5 Mind-Blowingly Weird Religious Sites You've Never Heard Of
Most religious practices look kind of ridiculous out of context. We can make fun of "wacky" foreign religions all we want, but unlike Christianity, almost none of them feature a holy foreskin. Still, we did say we can make fun of them all we want, so let's go ahead and do that now.
The Phra Nang Cave Is Chock Full O' Dongs (NSFW)
The legend of Phra Nang is different depending on who tells it, but what's generally accepted is that:
1) She was some sort of divine being whose spirit is said to inhabit a cave in southern Thailand.
2) She craves the D.
It's unclear why visitors started bringing Phra Nang literal and metaphorical wood. Maybe it has something to do with her fertility powers. Maybe they thought it was really funny.
But god help you if you piss her off. After workers building a new luxury resort nearby accidentally torched Phra Nang's beloved collection, the resort's generator blew up during their grand opening. It seems likely that those people just weren't that good at handling combustibles, but hey, we don't know. It could have been dick spirits.
The Paluang Temple To The Holy Automobile
According to local legend, villagers of Karang Dawa once found a stone shaped like a car. After standing around and agreeing that it was some weird shit, alright, they threw it back into the ocean. But it kept getting washed back up in the same spot. Taking this as a sign that god is a gearhead, the villagers built a place of worship at that site, which is now the Paluang Car Temple. Everyone claims it's hundreds of years old, which is especially impressive considering that the car in question is a VW bug, license plate and all.
Keep in mind that this is an isolated village on a tiny Indonesian island that's mostly forest, so it would indeed be weird to see a car. It would be weird to hear one too, but during the semiannual celebration of Tumpek Krulut, all the villagers claim to hear a nearby car engine -- a sure sign that the goddess Ratu Hyang Mami will bless the villagers with wealth and prosperity.
The Buddhist Temple Of Beer
At first glance, the Wat Pa Maha Chedi Kaew in Thailand looks like a regular Buddhist temple.
Get up close, however, and it starts looking like Buddha has a drinking problem. Yes, the temple owes its soothing neutral color scheme to brown bottles of Chang, a favorite local beer, and green bottles of an ancient Thai concoction called Heineken. Built all the way back in the ancient 1980s, it's often called Million-Bottle Temple, which isn't strictly accurate. It's actually made of 1.5 million bottles.
It has since become a beloved environmentalist landmark, reminding partiers in Thailand to at least clean up after themselves, even if they can't clean up their lives. The monks are so serious about recycling that they've even found a use for the bottle caps. It's kind of like how Native Americans used every part of a bison, but with beer.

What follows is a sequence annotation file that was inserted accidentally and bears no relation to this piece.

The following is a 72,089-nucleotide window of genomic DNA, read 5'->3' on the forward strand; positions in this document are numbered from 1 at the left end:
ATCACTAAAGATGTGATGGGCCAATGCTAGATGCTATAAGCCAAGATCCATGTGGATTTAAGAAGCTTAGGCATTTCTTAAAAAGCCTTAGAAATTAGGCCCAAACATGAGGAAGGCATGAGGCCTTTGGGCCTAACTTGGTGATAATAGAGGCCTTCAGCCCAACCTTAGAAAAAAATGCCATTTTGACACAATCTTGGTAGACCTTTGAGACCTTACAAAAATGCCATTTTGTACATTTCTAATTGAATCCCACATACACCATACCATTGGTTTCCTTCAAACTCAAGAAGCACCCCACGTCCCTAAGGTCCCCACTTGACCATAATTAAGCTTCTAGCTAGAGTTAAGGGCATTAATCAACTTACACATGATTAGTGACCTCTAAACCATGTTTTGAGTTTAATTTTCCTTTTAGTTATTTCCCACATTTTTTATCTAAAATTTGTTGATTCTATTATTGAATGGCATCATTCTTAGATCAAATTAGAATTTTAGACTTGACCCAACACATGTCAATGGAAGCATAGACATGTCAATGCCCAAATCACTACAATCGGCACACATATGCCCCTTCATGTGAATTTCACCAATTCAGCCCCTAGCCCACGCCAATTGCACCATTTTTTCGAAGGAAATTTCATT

Torture And Bureaucracy Meet In The Dongyue Temple
Taoism envisions the afterlife as a sort of mashup of Office Space and Reservoir Dogs: an elaborate bureaucracy consisting of over 70 departments, the most interesting of which are devoted to inflicting spectacularly bizarre violence. The god Dongyue rules this paperwork-filled abattoir, and Beijing houses a temple dedicated to him. The Dongyue Temple is full of statues and tableaux depicting the afterlife's many departments.
These include the Department of Paying Back Evil with Evil, and the Department for Implementing 15 Kinds of Violent Death to punish the sinners, as well as the Department of Distribution of Medication and the Department of Controlling Theft and Robbery to help the afterlife run smoothly. The Department for Bestowing Happiness and the Department for Increasing Good Fortune and Longevity reward the virtuous, while the Department of Demons and Monsters manages the denizens of hell like a supernatural DMV.
At the temple, you can learn how records move from the Department for Recording Merits all the way to the Department for Increasing Good Future and Longevity. Each department has a convenient collection box (which just might go to supporting the temple's Taoist monks). This isn't the only temple of its kind. Hell, it's not even the weirdest one. That honor might go to the Dongyue temple in Yunnan province, whose official tourism website shows us photos like this:
The Japanese Shrine For Creepy Dolls
A Japanese folk belief holds that if you don't dispose of a doll properly, its soul will stick around and haunt you. Luckily you can avoid pissing off any dolls you've been fearfully hoarding at a shrine like Awashima Jinja, where over time, they will gather into an army that will one day invade the world of man.
That's not a single room. The whole temple is pretty much a giant, deranged toy box. Most of the dolls in Awashima Jinja are hina ningyo, given ceremonially on Girls' Day, when families pray for the health and happiness of their daughters. And by "happiness," we of course mean "that they don't get eaten by thousands of creepy abandoned dolls."
Every year, Awashima Jinja disposes of hina ningyo in an elaborate ceremony. The dolls are all placed onto small boats to the point of overflowing, and then sent to float in the ocean. This ritual (nagashi bina) is believed to bring good luck and health to their former owners, because the dolls will take sickness and bad luck with them down to the ocean floor. It's Baby's First Viking Funeral.
And now, here's one's for cats:
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For more, check out 5 Insane Beliefs Of The World's Major Religions and 5 Insane Facts That Will Change How You View Christianity.
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